Child's Play

Picture this: A little girl, clad with blonde ponytails and pink ribbons, singing and laughing with her friends,

"Ring around the rosy
A pocketful of posies
'Ashes, Ashes'
We all fall down!"

When I was a child, my pals and I amused ourselves with every game we could think up during those long, hot summer days until the sun went down, until we started bickering with each other, or until our parents allowed us in the house, whichever came first.

There are moments when I wish I still was that little girl who played for hours on end, life so carefree and easy. But then again, some days I think I am reliving my childhood. Especially now that I am single, it seems as if I haven't quite left the sandbox. I'm stuck in the box playing games with my peers.

As a kid I was taught that my formal education would benefit me the most when I made it to the adult world. But when it comes to relationships, the most valuable training I received was the time I spent playing with my friends in the back yard of my folk's southern New Jersey home. Little did I know, but there are adult versions of all the classic childhood games I use to play. Some include the following.

Go-Fish - In the adult version, skilled players make other players work extraordinarily hard to uncover even the most basic of personal information. Player One: "By any chance do you have a 4?" Player Two: "Hmm. You're being a little unclear? I don't know what you mean by 4? And even if you can explain it, I can't guarantee that I'll remember having or ever having had a 4 in my possession. Go fish."

Peek-A-Boo - Advance players of Peek-A-Boo manage to hide their most hideous flaws. Then, at the worst, most inopportune moment, the player springs their flaw upon the other player catching them unprepared and completely off guard. Player One: "What do you mean that the woman who called my parent's house looking for you is your wife from South Dakota?" Player Two: "Oh, I didn't mention that? Peek-A-Boo!"

Hide-and-Seek - This game is also known as playing hard to get. It might be the most popular adult game of all time. In fact, the game has become part of dating etiquette. In Hide and Seek, female players are not allowed to overtly seek male players in person, by phone, or through email. Moreover, both male and female players are expected to hide any real emotion or hope that the relationship will develop past a few dates. If someone chooses not to play hard to get (a.k.a. Hide and Seek) they are labeled too eager, desperate, and destined to live a lonely life with 50 cats.

These are just a few of the many games that people play. Is anybody else experiencing this phenomenon? Or, am I just being a bad sport about all of this? Do we really have to play the game in order to win at relationships?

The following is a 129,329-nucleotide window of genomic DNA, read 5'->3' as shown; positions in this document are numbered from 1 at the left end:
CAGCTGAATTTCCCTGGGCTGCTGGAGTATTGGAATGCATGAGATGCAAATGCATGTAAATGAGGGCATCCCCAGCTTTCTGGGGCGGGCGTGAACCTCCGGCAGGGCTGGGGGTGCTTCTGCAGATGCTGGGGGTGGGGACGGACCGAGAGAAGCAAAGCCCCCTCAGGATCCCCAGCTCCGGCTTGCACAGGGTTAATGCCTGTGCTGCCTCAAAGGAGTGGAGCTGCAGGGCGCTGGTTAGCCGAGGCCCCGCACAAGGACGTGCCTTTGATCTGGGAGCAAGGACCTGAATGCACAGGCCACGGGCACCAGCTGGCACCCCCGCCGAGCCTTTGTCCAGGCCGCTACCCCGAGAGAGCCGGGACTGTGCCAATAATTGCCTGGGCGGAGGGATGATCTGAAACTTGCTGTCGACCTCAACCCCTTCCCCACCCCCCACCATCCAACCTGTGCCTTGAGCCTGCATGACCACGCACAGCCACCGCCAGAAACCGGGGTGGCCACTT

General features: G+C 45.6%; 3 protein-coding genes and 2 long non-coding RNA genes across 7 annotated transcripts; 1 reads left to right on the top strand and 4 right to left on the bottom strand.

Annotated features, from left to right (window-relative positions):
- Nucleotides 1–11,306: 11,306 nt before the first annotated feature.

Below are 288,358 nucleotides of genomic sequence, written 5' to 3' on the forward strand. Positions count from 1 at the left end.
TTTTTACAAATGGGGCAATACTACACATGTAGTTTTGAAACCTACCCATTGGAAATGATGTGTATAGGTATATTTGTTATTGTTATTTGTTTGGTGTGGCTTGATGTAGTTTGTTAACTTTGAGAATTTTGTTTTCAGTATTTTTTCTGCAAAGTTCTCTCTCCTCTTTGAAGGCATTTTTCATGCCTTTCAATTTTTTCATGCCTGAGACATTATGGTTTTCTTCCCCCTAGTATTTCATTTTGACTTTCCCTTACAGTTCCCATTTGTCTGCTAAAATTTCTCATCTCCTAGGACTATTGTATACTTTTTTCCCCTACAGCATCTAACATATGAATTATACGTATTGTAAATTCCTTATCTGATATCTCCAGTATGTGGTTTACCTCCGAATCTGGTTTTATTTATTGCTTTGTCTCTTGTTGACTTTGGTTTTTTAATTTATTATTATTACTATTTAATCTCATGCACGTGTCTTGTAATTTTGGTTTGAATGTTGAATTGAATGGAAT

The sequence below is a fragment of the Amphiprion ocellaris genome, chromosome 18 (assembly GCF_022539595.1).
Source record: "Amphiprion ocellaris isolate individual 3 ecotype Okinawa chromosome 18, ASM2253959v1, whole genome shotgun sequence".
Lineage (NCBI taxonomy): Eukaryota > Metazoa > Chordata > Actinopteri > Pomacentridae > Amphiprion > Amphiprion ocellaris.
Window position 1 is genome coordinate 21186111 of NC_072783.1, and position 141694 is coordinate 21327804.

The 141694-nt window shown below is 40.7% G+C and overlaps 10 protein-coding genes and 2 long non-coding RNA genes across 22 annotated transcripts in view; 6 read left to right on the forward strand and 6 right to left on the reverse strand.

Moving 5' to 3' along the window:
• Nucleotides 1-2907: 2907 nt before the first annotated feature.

I, for one, am a terrible game player, never holding my cards so close to the chest that another cannot see them. I've also been on a losing streak when it comes to men. Yet most of my friends are good game players. They tell me that playing games is essential in winning a relationship. Take, Charles, a bright, software engineer approaching the dreaded 30-mile mark. Recently, Charles experienced the end of a promising, long-distance relationship. One day, I asked Charles why he thought the relationship had failed.

"I didn't play the game," he answered. "I was just too open with Susan about my feelings and hopes for our relationship. I didn't make her work hard enough for it. Had I just held back a little, we might still be a couple."

I can't imagine that being open and honest, even early on in his relationship, ended things for Charles. And even if by some strange chance honesty did end the relationship, would Charles really want a woman who wanted him only if he'd made himself less available?

Another acquaintance, Carla, has developed her own game plan for dating. In her rule book, men are given exactly three months to prove themselves and are judged by very specific criteria. Does the man pick her up for each date and drive to the agreed location? Does he pay for dinner on every occasion? Is he entertaining enough? Only if the man passes his three month trial run, will she consider dating him exclusively, but the rules for staying a couple only gets tougher.

Almost daily, I learn about a new game that is being played. In most cases, the rules are unstated or unclear. I see very few winners. Yet people persist and the games go on and on.

Even seemingly harmless "Ring Around the Rosey" had a sinister, adult meaning. As it turns out, the origin of the rhyme that I chanted as a little girl stems from London's battle with Bubonic Plague. The ring around the rosey describes the red, ring-shaped rash that appeared right before a person died. And ashes, ashes… well, let's not go there, ok?

The point is that I want out of the sandbox. I'm tired of playing games. I see too much foul play and unsportsmanlike conduct. At least chronologically, my associates and I are adults. And, I don't find it fun and amusing, much less appropriate, to be playing games at this late date in life. Yet these days, developing relationships seems more like building plans of attack in Battleship. Sure, the box might say, "For 8 years and up." I just didn't think people would take this directive so seriously.

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Anonymous said...

This is true- It seems that in order to have an ongoing relationship and to continue to appeal to your mate, you have to play games... trick them, using your time and energy not to show them how you feel, but to figure out how to keep your real feelings from being too obvious & apparent. I must say, I'm horrible at this game.

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